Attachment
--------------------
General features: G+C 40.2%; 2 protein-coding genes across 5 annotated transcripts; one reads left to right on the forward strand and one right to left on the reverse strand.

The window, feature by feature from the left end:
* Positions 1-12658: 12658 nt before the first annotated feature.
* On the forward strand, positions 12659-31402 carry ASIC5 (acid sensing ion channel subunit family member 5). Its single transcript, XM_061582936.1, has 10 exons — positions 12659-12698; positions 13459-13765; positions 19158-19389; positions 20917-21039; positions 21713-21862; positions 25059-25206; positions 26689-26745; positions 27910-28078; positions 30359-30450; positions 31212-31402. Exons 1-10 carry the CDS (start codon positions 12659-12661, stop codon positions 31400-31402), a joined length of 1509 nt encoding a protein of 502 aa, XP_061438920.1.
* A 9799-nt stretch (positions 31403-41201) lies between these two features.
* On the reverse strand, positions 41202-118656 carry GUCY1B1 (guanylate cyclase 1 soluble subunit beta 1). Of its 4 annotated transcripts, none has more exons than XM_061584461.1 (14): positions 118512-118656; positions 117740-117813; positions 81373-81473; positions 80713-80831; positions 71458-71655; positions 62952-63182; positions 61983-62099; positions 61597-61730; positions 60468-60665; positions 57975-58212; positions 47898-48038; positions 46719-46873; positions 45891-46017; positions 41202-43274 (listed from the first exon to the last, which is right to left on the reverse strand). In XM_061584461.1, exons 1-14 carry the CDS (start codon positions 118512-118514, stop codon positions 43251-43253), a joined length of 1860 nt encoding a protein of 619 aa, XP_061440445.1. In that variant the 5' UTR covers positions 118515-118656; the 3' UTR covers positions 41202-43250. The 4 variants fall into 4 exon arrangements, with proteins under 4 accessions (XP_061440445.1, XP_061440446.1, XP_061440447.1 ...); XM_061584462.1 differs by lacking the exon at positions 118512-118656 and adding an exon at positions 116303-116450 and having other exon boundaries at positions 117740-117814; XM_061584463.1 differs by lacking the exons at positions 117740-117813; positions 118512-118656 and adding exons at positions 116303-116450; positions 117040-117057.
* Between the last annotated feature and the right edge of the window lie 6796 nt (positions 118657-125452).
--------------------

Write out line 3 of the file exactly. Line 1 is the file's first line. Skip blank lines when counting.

* Positions 1-12658: 12658 nt before the first annotated feature.